Find a printable version here
Problem Solver - August 2012

Create Inclusive Play Opportunities


More and more park districts, schools, YMCAs and other organizations are getting the message that accessibility matters on the playground. Providing a place to play that does not shut out any children is not only the law—it's also the right thing to do.

Creating playgrounds that are inclusive for children of all abilities—as well as their caretakers—need not be a challenge. But to make a playground truly inclusive does require a design that surpasses the technical requirements.

Q: What should we know about playgrounds and accessibility?

A: Many playgrounds these days are technically accessible, but may not actually meet the needs of children in wheelchairs or with other kinds of challenges, Making a playground accessible means more than just meeting the minimum legal requirements and standards for accessibility. A truly accessible playground goes beyond the requirements to provide a place where children of varying abilities can play together.

It is possible to create a play space that will meet the needs of children regardless of each child's ability level, but you must work with a playground manufacturer that is well versed in meeting these needs.

Many play spaces incorporate ground-level play activities as well as ramps that allow mobility-challenged children to reach multiple levels. When you incorporate such elements, the playground becomes fun and exciting for all children.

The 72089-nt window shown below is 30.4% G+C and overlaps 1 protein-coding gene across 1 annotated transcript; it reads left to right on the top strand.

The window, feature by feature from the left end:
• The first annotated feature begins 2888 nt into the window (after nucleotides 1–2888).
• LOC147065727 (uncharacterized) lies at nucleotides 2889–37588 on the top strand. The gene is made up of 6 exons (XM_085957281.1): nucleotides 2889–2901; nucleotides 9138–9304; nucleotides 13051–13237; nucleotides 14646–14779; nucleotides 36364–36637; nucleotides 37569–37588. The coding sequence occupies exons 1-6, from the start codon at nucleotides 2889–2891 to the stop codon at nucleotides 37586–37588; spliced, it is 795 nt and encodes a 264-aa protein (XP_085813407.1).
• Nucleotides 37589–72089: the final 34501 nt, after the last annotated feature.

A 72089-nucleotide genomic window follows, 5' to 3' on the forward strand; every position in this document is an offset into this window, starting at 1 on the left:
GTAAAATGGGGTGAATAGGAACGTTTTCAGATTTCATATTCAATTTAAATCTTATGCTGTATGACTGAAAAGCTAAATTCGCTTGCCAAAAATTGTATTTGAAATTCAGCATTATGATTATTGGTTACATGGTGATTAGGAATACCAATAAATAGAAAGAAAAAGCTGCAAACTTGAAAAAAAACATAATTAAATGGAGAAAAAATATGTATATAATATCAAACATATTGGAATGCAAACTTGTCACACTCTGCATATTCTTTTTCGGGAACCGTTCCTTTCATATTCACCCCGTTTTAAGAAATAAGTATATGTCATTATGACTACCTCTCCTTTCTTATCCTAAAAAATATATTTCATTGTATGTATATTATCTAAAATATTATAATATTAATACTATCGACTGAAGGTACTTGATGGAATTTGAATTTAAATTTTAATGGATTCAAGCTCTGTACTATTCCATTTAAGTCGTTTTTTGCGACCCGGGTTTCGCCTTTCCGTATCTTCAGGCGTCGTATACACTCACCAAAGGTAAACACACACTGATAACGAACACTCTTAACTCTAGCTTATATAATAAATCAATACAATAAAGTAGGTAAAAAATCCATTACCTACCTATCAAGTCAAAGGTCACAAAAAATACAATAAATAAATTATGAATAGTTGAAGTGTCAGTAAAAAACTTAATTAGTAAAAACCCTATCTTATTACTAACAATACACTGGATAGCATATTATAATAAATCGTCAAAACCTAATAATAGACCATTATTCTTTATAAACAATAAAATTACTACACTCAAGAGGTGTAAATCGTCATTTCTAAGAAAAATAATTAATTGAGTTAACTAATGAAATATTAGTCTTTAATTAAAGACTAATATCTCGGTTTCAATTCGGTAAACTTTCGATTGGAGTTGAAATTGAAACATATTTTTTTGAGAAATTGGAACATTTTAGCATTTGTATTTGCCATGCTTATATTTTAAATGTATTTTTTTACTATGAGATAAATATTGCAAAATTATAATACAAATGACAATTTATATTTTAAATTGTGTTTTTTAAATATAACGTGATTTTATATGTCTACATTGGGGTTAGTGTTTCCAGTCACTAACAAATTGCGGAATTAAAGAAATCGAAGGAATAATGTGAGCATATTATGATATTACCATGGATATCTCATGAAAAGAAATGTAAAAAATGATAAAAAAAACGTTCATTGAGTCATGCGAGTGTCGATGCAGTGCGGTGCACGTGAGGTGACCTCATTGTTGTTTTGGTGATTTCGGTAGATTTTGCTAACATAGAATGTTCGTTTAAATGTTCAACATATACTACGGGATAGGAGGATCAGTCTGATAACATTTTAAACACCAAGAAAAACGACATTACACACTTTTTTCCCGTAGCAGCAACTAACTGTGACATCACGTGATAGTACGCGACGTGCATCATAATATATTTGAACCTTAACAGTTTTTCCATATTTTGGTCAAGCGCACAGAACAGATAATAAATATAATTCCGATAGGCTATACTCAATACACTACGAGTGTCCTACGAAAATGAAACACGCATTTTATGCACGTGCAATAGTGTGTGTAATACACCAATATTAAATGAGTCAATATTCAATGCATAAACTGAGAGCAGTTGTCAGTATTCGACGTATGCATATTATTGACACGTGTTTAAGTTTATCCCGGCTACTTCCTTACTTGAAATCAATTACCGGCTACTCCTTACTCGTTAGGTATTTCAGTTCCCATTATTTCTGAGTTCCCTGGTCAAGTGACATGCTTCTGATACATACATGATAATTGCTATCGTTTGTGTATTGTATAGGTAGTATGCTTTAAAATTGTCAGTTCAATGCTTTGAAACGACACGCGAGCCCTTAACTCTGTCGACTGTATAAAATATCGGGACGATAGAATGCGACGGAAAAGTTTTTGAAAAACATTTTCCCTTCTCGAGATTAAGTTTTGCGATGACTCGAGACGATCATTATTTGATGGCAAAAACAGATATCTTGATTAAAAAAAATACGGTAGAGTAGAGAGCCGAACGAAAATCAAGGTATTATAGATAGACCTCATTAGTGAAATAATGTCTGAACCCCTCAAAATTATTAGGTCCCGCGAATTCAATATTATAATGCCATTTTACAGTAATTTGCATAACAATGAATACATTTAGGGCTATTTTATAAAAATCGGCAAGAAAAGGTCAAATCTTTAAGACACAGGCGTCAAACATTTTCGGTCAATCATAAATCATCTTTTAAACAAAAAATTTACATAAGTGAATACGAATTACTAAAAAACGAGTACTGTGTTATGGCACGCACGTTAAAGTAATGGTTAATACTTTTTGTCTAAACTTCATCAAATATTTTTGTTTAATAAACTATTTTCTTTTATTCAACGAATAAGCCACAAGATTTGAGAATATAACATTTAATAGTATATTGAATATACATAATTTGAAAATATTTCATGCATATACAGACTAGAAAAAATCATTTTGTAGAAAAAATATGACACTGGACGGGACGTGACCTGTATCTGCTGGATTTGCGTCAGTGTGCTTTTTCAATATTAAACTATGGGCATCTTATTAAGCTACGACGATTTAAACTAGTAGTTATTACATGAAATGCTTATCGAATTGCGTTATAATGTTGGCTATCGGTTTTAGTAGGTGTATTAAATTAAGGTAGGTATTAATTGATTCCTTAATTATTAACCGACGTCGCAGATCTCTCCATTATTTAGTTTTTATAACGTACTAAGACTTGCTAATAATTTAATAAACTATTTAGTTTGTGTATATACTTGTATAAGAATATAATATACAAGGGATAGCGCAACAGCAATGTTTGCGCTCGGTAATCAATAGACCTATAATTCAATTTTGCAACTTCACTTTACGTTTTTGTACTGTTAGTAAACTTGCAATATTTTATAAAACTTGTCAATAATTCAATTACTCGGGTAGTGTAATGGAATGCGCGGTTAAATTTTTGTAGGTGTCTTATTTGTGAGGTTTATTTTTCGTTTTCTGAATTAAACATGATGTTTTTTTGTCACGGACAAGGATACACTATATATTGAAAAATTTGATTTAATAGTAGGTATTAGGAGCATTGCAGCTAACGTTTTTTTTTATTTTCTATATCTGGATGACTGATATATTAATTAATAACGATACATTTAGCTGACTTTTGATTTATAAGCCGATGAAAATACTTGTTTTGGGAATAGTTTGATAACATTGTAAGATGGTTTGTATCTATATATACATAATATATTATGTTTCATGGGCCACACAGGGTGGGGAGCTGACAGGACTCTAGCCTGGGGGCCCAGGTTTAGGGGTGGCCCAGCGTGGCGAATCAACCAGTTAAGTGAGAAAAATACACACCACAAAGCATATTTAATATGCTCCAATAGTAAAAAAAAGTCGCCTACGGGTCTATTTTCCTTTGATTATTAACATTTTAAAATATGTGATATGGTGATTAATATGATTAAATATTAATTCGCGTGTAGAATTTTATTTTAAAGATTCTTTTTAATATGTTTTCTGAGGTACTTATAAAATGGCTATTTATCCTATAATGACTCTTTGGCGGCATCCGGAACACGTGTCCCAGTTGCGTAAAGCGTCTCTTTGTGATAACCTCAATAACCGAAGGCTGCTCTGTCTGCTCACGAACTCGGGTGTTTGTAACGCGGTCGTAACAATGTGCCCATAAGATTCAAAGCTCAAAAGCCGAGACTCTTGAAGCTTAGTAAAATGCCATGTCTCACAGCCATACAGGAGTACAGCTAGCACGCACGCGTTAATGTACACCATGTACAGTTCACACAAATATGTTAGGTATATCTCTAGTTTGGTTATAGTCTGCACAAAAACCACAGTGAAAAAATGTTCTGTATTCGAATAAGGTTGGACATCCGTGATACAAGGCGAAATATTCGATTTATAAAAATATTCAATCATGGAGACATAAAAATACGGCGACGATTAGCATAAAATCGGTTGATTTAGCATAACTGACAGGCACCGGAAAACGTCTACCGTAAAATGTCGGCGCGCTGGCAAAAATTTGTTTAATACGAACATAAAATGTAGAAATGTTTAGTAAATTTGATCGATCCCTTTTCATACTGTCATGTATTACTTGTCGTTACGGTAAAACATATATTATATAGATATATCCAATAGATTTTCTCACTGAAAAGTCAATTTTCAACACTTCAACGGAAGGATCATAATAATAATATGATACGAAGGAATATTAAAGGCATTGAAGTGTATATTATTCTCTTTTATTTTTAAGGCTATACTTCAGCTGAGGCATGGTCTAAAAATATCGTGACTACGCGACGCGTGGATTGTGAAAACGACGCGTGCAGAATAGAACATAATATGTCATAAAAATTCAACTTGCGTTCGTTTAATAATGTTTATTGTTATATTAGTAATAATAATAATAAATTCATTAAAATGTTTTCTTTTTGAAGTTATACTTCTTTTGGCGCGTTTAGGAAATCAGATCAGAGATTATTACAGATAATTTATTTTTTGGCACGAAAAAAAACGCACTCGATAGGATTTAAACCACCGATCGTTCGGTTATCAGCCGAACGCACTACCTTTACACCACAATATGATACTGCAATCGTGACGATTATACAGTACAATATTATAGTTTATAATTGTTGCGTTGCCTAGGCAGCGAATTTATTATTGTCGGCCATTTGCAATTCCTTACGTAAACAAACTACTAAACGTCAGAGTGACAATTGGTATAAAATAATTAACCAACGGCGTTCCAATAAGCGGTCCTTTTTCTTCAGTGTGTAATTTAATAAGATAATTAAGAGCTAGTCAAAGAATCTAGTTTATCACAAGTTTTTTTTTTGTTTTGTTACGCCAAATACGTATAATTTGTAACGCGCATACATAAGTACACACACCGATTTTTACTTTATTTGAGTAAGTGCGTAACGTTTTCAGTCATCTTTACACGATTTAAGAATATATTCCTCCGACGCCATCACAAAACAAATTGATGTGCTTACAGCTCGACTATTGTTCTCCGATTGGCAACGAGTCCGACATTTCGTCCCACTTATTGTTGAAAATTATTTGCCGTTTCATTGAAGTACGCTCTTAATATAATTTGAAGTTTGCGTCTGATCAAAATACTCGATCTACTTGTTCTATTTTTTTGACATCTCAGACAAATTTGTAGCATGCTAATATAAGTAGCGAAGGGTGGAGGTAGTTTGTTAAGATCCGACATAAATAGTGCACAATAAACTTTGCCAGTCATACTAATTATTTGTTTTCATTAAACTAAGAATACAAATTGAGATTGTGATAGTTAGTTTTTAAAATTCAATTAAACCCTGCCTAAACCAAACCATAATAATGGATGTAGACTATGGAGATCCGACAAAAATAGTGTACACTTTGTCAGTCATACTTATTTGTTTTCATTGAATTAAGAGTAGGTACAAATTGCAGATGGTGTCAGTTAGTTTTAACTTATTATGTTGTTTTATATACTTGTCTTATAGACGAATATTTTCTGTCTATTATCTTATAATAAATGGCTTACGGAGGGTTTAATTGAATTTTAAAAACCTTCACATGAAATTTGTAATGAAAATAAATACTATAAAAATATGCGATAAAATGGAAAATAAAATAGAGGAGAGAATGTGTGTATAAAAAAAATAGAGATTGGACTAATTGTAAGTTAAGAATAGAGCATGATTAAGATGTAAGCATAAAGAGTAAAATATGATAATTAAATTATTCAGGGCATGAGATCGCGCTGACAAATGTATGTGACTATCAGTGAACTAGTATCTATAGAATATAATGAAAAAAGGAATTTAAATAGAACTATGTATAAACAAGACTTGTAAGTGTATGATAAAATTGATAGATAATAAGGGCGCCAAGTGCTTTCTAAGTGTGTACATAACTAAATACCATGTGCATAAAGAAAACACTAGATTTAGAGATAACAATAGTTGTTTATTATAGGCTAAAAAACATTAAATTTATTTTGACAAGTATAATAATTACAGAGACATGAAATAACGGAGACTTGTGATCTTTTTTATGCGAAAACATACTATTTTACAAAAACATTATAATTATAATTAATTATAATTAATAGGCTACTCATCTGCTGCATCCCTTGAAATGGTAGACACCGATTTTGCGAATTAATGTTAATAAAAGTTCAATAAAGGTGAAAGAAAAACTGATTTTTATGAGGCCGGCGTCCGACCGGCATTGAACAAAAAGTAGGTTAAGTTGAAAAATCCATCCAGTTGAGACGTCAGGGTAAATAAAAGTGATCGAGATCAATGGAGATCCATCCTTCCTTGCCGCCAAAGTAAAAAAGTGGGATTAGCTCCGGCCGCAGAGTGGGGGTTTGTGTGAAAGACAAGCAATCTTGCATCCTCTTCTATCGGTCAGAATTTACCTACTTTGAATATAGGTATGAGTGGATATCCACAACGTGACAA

Q: What kinds of accessible play equipment should we consider?

A: Some of the most commonly found ADA-compliant play equipment includes sand boxes, water features and play panels. These have the added benefit of providing play that is both inclusive and exploratory. Children love to manipulate sand and water, and learn something in the process. And the interactive nature of this play allows children of all abilities to play together, without creating a separate space for children with different abilities.

Other commonly found accessible play components include swings and ramps that allow children to access levels of a play structure they might not be able to reach otherwise.

Q: We want to create opportunities for inclusive play at our playground, but our budget for new equipment is very limited. What can we do?

A: Tight budgets are a common problem these days. And inclusive playgrounds are typically massive in size, providing ramped access to platforms and upper-level play events. In this tough economy, parks and recreation professionals are seeking ways to provide play events that provide social interaction and physical access to play for everyone, without breaking the budget.

The good news is that you can find inclusive play elements that provide fun for children at a price point that anyone can afford. A thrilling re-creation of the merry-go-round is an easy addition that provides ergonomic seats as well as standing steps. Children can propel themselves using a fixed wheel at the top or pushing from the edge. Children will love the excitement of spinning together, while developing physical and social skills.



FOR MORE INFORMATION

Miracle Recreation: 888-458-2752
www.miracle-recreation.com